SOUTH CHARLESTON, WV (WOWK) — Resource officers have become a staple at many schools throughout West Virginia. They are there not only to keep students safe but also in some cases to do outreach within the school. The job is a big responsibility.
“We try and prepare as much as we can for what we pray just never happens,” said Lieutenant Robert Houck, Resource Officer at South Charleston High School. He has many years of experience as a police officer but only two months on the job working in the school.
He is preparing for the start of a new semester.
“We can you know monitor the lunchroom, some of the classrooms, all of the hallways, you know, the front of the building out there,” Houck explained as he clicked through a series of numerous surveillance cameras positioned throughout the school.
Besides watching the cameras, Houck also walks the halls, making sure everyone is sticking with the school’s safety procedures.
“Just checking the doors, making sure our doors are locked, making sure teachers are leaving their doors shut which is part of our school safety protocol, doors are to be shut and locked at all times. Anything out of the ordinary, outside building perimeter checks, inside perimeter checks, just kind of doing what I can to make sure things are going good and safe here at the school,” Houch said.
It is also an opportunity to build relationships with students by greeting them daily.
“That is what I want them to see,” Houck said. “I’m a person just like you guys are. This is just my job. Sometimes they do ask, why are you here, and I explain I’m here to keep you guys safe but also if you need someone to talk to.”
Last year South Charleston High was one of a handful of schools across the state targeted by a hoax caller. The call stated there had been a shooting within the school. The call came from someone unaffiliated with the school and outside of the area. Lt. Houck hadn’t yet started working at the school at the time.
“I was working at the office, the police station at the time and just the panic when the call came out over the radio,” he recalled about that day.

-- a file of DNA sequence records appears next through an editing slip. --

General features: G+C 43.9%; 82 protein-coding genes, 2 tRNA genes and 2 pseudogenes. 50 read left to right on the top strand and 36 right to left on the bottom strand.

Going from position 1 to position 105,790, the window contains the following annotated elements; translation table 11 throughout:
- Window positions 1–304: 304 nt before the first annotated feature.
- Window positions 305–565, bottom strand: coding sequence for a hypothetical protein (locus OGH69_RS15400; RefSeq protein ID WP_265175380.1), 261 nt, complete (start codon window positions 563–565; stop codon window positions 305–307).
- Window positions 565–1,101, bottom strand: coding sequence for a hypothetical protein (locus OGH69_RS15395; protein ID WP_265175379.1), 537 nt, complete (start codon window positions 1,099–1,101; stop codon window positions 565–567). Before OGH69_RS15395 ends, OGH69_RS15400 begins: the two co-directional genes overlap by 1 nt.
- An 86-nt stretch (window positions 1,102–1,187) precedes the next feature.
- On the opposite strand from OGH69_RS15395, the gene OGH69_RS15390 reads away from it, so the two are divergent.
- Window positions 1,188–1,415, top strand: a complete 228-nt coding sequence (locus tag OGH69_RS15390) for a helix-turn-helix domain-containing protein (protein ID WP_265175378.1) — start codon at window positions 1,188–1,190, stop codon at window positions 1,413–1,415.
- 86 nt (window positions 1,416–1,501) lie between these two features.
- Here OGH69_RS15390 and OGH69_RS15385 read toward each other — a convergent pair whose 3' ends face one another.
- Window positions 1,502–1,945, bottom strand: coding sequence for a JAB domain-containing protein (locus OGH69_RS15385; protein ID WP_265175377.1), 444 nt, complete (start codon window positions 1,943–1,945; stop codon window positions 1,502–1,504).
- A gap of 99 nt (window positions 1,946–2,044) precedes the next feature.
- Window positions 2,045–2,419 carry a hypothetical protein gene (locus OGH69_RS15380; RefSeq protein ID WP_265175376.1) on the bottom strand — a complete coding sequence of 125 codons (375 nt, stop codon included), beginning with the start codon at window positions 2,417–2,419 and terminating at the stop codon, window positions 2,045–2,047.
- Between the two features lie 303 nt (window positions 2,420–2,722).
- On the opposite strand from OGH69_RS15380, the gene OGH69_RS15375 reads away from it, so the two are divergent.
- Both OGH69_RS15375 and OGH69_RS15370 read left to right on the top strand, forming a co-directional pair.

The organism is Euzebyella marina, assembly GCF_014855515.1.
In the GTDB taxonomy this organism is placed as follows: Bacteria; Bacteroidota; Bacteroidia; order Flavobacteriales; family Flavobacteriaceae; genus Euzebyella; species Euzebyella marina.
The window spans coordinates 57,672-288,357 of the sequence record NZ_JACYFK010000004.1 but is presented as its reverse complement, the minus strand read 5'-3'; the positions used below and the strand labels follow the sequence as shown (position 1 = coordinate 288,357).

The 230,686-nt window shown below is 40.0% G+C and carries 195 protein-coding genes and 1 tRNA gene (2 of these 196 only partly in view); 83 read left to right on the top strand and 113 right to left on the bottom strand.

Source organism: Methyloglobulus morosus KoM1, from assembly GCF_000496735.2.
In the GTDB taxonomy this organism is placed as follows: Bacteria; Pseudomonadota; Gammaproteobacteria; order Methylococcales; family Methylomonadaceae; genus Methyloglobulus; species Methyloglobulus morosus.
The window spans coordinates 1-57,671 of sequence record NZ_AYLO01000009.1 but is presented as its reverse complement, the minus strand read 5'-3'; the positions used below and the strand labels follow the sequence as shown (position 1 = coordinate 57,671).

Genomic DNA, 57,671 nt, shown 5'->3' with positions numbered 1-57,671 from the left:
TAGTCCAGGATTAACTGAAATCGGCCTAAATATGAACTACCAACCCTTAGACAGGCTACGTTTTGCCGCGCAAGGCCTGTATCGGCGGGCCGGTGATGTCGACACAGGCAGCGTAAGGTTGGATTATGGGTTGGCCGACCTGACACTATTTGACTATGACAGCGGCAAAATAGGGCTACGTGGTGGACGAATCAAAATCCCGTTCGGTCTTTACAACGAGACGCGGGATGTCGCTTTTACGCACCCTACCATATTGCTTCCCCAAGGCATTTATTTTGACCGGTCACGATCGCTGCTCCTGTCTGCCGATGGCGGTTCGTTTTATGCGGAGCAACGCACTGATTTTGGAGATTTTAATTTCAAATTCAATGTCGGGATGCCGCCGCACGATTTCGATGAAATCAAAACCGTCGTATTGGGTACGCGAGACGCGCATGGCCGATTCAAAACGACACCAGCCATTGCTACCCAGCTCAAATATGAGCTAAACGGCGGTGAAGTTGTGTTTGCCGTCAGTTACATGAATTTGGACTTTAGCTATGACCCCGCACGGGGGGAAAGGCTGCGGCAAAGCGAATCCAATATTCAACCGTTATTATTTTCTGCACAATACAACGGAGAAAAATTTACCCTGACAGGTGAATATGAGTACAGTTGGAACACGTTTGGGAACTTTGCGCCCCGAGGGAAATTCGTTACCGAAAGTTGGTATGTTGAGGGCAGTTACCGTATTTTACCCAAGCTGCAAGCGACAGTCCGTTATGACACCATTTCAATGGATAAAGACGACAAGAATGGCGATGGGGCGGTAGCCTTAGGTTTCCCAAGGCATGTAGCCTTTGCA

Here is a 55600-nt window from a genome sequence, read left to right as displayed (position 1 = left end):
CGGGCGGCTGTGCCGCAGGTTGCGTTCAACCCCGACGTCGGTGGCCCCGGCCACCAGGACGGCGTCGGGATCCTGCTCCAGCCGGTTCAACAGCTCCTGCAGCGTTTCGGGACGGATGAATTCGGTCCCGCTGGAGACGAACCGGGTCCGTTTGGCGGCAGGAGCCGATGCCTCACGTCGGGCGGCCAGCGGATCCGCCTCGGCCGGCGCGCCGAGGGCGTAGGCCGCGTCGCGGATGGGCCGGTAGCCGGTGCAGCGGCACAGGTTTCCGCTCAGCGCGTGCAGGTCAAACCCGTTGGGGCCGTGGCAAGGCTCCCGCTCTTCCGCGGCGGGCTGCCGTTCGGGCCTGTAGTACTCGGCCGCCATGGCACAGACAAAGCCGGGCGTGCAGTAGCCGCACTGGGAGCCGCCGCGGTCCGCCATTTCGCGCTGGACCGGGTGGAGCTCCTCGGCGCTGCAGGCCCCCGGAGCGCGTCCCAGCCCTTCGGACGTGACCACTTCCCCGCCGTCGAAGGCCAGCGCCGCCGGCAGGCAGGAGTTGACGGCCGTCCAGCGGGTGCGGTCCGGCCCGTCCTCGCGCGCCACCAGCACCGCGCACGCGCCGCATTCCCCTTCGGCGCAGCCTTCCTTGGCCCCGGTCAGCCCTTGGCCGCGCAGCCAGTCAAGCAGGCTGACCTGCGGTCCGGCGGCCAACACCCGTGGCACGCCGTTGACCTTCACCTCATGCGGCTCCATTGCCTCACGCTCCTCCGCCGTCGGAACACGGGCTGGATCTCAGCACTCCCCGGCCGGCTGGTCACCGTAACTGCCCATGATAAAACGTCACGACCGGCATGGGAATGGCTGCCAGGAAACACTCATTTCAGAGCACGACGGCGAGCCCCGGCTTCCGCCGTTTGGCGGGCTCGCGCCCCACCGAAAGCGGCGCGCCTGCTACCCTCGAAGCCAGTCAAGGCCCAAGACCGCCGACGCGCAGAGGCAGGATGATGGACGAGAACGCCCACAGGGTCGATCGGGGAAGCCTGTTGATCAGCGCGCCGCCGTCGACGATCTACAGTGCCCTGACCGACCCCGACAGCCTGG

Even though it ended up being nothing, it gave law enforcement and school districts a chance to see what they needed to work on.
“Just the mayhem that it caused and that was for a false alarm,” Houck said. “Had it been a real thing, what it would do to a community I can’t even imagine, what it would do to a school. But if things go bad, I would take it personally. This is my job to make things safe up here.”
Deputy Cabinet Secretary of the West Virginia Department of Homeland Security Robert Cunningham said the state is currently using a $2-million grant to help add school safety officers to more West Virginia schools. Their role is slightly different than a Prevention Resource Officer or a School Resource Officer.
“The School Safety officers just came about in code this past legislative session,” Cunningham said. “They are law enforcement officers and their task is to make sure that our schools are physically safe and people are practicing the right safety measures.”
Right now, the grant through the Department of Education is funding the employment of seven officers.
“We have those seven officers stationed strategically throughout the state and they have different regions where they work in their region and go to their schools,” Cunningham explained.
The ultimate goal is to have officers in every school throughout the Mountain State. But Cunningham said it will take a while to get there.
“If we put one in every school, we are going to build a police force that is actually larger than the West Virginia State Police. I couldn’t give you an estimate, but I know in order to eat an elephant you have to go one bite at a time and that is where we are headed with this school safety officers program,” Cunningham said.
Meanwhile this week at South Charleston High School Lt. Houck is spending the days leading up to the start of a new semester focusing on prevention, but also preparing for the worst-case scenario, like an active shooter. He just finished updated training.
“The training has changed,” he said. “Before it was stage and now it is you go, first person in, you don’t wait for backup, you get there you run, stop the killing, stop the shooting. That’s our goal now. We go in go, go, go. If you have to run past an injured person you go to stop the killing.”
It is a lot to think about, even for a police officer. And it is training he hopes to never need as he does everything possible to keep his school secure.
Statewide, school safety leaders have also been encouraging people to use the See Send app to report concerns. The app is free to download and anyone in the community can send a tip about anything from seeing a door on a school building propped open to a direct threat to a student or school.
You can view the West Virginia Safe Schools Initiative HERE.
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